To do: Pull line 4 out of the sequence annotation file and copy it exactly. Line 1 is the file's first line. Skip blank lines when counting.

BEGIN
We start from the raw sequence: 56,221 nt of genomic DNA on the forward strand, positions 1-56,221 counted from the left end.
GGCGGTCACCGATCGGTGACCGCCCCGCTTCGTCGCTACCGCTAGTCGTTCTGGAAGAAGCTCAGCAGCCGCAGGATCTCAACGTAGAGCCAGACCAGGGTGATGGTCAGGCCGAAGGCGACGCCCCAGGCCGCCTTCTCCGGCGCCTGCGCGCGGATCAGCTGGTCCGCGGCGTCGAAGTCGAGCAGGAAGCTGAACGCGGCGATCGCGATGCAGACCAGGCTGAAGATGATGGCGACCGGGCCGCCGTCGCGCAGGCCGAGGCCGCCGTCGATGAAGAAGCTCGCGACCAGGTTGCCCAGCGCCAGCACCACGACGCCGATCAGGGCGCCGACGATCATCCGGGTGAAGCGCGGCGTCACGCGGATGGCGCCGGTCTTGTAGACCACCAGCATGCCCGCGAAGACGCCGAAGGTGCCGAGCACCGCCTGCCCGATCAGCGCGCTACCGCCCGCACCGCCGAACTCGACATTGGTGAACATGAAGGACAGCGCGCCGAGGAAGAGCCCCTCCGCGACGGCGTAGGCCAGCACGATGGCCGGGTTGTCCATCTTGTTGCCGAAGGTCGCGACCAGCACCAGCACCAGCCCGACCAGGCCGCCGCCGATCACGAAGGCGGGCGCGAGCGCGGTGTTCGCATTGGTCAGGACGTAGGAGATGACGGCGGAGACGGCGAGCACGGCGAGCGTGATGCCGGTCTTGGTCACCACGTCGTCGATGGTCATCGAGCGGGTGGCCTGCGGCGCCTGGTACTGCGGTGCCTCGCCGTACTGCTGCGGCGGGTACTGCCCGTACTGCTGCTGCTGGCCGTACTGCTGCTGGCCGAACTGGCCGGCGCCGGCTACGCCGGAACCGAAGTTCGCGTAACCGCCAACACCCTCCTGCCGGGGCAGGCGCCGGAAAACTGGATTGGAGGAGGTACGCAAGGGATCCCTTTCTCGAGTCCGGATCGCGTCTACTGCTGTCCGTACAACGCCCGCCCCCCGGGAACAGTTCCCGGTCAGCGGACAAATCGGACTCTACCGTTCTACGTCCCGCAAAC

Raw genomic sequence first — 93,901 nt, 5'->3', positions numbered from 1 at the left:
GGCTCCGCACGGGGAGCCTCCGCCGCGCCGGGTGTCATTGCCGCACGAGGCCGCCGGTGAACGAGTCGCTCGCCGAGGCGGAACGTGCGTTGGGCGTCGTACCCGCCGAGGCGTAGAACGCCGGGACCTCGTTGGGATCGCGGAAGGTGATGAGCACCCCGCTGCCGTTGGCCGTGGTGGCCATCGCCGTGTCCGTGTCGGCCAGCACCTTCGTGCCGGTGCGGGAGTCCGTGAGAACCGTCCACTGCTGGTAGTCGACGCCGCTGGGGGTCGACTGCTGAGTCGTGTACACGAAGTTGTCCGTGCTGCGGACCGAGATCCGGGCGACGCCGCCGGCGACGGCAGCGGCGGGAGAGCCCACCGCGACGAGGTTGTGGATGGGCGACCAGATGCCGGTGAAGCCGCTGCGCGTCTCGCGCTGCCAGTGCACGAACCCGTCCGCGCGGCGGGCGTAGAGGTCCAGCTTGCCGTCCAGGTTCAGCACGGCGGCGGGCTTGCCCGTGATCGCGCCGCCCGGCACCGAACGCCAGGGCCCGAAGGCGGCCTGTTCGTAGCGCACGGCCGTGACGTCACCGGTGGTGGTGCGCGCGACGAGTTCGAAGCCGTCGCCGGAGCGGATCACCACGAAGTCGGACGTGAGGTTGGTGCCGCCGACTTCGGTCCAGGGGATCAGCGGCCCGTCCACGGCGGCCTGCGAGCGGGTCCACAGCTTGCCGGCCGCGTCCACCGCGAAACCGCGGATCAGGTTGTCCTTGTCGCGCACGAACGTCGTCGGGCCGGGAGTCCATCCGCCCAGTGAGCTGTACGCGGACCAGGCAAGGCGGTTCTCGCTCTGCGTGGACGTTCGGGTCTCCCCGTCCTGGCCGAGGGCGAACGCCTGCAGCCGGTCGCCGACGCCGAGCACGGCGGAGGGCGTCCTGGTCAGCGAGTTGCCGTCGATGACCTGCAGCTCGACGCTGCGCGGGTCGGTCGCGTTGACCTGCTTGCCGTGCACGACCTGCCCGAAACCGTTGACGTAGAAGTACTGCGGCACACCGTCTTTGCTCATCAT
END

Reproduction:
GGCTCCGCACGGGGAGCCTCCGCCGCGCCGGGTGTCATTGCCGCACGAGGCCGCCGGTGAACGAGTCGCTCGCCGAGGCGGAACGTGCGTTGGGCGTCGTACCCGCCGAGGCGTAGAACGCCGGGACCTCGTTGGGATCGCGGAAGGTGATGAGCACCCCGCTGCCGTTGGCCGTGGTGGCCATCGCCGTGTCCGTGTCGGCCAGCACCTTCGTGCCGGTGCGGGAGTCCGTGAGAACCGTCCACTGCTGGTAGTCGACGCCGCTGGGGGTCGACTGCTGAGTCGTGTACACGAAGTTGTCCGTGCTGCGGACCGAGATCCGGGCGACGCCGCCGGCGACGGCAGCGGCGGGAGAGCCCACCGCGACGAGGTTGTGGATGGGCGACCAGATGCCGGTGAAGCCGCTGCGCGTCTCGCGCTGCCAGTGCACGAACCCGTCCGCGCGGCGGGCGTAGAGGTCCAGCTTGCCGTCCAGGTTCAGCACGGCGGCGGGCTTGCCCGTGATCGCGCCGCCCGGCACCGAACGCCAGGGCCCGAAGGCGGCCTGTTCGTAGCGCACGGCCGTGACGTCACCGGTGGTGGTGCGCGCGACGAGTTCGAAGCCGTCGCCGGAGCGGATCACCACGAAGTCGGACGTGAGGTTGGTGCCGCCGACTTCGGTCCAGGGGATCAGCGGCCCGTCCACGGCGGCCTGCGAGCGGGTCCACAGCTTGCCGGCCGCGTCCACCGCGAAACCGCGGATCAGGTTGTCCTTGTCGCGCACGAACGTCGTCGGGCCGGGAGTCCATCCGCCCAGTGAGCTGTACGCGGACCAGGCAAGGCGGTTCTCGCTCTGCGTGGACGTTCGGGTCTCCCCGTCCTGGCCGAGGGCGAACGCCTGCAGCCGGTCGCCGACGCCGAGCACGGCGGAGGGCGTCCTGGTCAGCGAGTTGCCGTCGATGACCTGCAGCTCGACGCTGCGCGGGTCGGTCGCGTTGACCTGCTTGCCGTGCACGACCTGCCCGAAACCGTTGACGTAGAAGTACTGCGGCACACCGTCTTTGCTCATCAT